If you’re responsible for a small manufacturing or distribution company, you’ve thought about implementing or upgrading your information systems.
Has this been your experience?
You get the sense that the sales rep you’re talking to understands technology, but doesn’t grasp business processes.
The acronyms and buzzwords in the material you’re reviewing are so dense you can’t tell what the benefits of the product are.
A new solution doesn’t perform as expected, and you aren’t sure if it’s the result of poor communication or unethical behavior.
Those are the kinds of things that make a CFO’s blood run cold. Enterprise software solutions represent a significant investment, but the specialized knowledge and skills needed to select the right solution are very different than the skills needed by most executives. The unsettling feeling that you misspent that investment – or worse yet, that your vendor sold you a bill of goods – is something that no business executive wishes to experience.
All too often there’s a gap between your clear vision of what the company needs, and the solutions your vendor ends up providing. At MIS Technology, we don’t believe that you should pay for a product that doesn’t perform as expected.
We adhere to three core principles to implement this philosophy.
- We understand business. Because we have a dual focus on business and technology, we’re able to anticipate questions during development that will prevent the need for fixes down the road.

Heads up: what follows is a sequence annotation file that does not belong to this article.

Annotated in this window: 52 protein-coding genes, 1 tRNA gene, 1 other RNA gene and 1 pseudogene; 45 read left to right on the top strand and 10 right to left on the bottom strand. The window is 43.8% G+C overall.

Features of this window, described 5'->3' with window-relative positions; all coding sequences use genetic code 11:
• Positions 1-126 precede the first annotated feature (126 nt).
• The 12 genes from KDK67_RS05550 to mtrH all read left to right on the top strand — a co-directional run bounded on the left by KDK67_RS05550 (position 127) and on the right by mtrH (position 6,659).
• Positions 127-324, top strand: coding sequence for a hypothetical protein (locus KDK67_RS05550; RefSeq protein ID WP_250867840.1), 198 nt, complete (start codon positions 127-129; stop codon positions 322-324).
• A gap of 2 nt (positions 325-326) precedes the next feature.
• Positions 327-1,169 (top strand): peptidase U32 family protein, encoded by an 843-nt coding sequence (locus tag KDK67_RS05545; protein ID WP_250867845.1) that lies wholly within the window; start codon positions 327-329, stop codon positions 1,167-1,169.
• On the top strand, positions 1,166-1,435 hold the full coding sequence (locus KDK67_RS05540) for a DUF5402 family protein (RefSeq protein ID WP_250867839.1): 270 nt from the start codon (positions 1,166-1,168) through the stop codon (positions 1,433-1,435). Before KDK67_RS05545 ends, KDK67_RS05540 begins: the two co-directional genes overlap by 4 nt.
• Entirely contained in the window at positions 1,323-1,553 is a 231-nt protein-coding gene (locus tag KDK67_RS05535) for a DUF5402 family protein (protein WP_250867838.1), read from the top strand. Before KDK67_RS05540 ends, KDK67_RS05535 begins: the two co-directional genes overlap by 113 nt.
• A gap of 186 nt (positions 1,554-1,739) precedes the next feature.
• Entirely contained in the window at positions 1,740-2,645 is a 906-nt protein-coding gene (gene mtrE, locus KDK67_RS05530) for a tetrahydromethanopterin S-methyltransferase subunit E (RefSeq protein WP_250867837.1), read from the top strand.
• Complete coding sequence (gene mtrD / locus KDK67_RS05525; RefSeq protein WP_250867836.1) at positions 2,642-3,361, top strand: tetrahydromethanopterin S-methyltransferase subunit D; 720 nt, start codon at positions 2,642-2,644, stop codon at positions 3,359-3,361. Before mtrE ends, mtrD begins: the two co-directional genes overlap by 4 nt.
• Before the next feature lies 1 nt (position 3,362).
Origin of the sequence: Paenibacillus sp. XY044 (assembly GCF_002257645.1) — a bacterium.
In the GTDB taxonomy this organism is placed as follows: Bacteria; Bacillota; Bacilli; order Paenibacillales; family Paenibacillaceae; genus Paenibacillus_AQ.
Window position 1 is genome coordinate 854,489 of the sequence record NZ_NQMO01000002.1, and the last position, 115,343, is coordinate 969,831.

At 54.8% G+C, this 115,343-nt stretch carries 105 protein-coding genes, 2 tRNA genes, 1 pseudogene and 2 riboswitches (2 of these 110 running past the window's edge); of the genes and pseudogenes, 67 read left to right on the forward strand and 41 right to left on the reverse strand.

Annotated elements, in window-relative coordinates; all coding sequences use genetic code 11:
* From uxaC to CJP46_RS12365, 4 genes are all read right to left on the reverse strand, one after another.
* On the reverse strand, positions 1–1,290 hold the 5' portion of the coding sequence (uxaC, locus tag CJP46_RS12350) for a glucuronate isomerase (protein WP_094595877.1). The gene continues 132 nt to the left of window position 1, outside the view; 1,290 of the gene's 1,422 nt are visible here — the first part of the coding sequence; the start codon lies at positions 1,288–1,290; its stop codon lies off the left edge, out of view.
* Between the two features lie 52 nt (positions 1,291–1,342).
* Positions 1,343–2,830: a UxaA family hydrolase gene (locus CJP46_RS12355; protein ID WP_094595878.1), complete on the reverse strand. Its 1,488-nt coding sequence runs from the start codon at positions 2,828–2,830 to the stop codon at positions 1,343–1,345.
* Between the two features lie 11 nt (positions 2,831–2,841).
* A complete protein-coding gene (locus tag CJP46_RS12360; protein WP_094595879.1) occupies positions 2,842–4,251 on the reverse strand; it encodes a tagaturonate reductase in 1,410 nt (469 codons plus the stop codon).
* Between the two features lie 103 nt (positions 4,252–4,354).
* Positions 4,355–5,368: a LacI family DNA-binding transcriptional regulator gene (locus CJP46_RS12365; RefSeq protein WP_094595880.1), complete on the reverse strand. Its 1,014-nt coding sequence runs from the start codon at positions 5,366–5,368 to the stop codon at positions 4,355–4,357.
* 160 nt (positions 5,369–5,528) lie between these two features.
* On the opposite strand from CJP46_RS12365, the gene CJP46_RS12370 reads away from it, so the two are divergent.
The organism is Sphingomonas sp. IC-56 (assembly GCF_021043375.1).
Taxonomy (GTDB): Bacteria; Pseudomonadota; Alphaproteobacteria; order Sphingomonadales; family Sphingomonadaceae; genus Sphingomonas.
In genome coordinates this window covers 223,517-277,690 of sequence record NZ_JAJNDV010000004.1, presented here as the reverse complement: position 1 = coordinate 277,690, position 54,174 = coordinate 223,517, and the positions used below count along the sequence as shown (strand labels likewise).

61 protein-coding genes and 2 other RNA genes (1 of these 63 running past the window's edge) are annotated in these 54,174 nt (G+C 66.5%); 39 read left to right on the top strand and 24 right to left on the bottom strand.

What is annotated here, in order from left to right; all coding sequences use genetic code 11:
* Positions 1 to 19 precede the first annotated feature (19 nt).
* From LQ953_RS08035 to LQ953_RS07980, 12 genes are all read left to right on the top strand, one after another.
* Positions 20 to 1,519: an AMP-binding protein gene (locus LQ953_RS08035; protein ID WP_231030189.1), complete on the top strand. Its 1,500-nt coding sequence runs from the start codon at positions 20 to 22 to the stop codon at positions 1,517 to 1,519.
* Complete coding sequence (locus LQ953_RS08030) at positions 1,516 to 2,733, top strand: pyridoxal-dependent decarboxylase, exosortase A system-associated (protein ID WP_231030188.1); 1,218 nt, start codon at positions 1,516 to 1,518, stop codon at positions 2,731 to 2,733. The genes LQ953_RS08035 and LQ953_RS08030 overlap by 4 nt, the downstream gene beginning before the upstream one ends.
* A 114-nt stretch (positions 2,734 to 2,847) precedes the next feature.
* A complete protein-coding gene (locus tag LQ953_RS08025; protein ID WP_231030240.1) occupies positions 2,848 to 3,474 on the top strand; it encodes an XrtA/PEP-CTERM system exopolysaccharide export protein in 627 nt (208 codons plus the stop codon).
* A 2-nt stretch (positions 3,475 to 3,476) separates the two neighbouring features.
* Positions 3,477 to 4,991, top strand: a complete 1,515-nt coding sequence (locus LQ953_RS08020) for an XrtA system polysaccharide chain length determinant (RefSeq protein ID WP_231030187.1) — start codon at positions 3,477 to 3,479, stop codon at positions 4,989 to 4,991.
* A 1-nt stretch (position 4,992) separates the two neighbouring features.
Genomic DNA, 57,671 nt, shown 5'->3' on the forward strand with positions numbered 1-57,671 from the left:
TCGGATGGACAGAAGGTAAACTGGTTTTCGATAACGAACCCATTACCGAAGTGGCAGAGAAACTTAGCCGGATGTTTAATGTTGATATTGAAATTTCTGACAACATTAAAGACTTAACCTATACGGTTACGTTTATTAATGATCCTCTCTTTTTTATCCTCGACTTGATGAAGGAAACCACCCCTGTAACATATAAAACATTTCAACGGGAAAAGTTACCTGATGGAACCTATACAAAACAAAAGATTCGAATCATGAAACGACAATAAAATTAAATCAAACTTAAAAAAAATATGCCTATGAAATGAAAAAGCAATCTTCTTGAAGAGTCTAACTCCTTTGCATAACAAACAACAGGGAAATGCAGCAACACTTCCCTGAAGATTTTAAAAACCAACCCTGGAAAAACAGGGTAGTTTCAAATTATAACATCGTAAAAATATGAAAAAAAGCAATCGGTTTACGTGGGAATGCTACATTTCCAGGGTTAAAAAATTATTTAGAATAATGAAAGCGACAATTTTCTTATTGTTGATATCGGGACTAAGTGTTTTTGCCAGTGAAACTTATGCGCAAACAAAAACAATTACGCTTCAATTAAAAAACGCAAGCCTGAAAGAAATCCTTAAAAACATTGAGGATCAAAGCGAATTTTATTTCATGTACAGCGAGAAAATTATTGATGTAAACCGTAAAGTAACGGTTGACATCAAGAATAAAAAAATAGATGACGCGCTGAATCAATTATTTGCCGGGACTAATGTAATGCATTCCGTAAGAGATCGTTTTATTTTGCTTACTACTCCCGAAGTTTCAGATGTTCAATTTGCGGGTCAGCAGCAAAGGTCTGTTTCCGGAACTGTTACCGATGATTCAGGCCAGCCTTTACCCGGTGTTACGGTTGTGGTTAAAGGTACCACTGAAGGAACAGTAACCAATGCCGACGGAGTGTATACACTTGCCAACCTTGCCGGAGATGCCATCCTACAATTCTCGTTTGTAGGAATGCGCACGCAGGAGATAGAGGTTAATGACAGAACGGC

- We speak your language. The features available for today’s software solutions can make your head spin – but being dizzy doesn’t make business decisions easier. We clear away the buzzwords and the jargon so that you understand the benefits any particular feature may bring to your company. Instead of dazzling you with technical details, we provide them to you in a business context.
- We are ethical to a fault. It doesn’t take a rocket scientist to realize that there are unethical business people in the world. Commitment to ethics permeates MIS Technology from top to bottom. When we quote you a price, that’s the price you will pay. When we promise continuing support, we deliver. We don’t charge you for our learning opportunities. We stand behind what we say and do – it’s really that simple.
Whether your company is considering an overhaul of an existing system or a first-time implementation, it’s a decision which will have long-lasting effects. The impact on the bottom line is both direct and indirect. Consider this: has your company culture adapted to your existing system, instead of the other way around? Do your employees find inaccurate shortcuts to avoid overly-complicated data entry procedures? Is system compatibility an overarching concern when evaluating supply chain partners?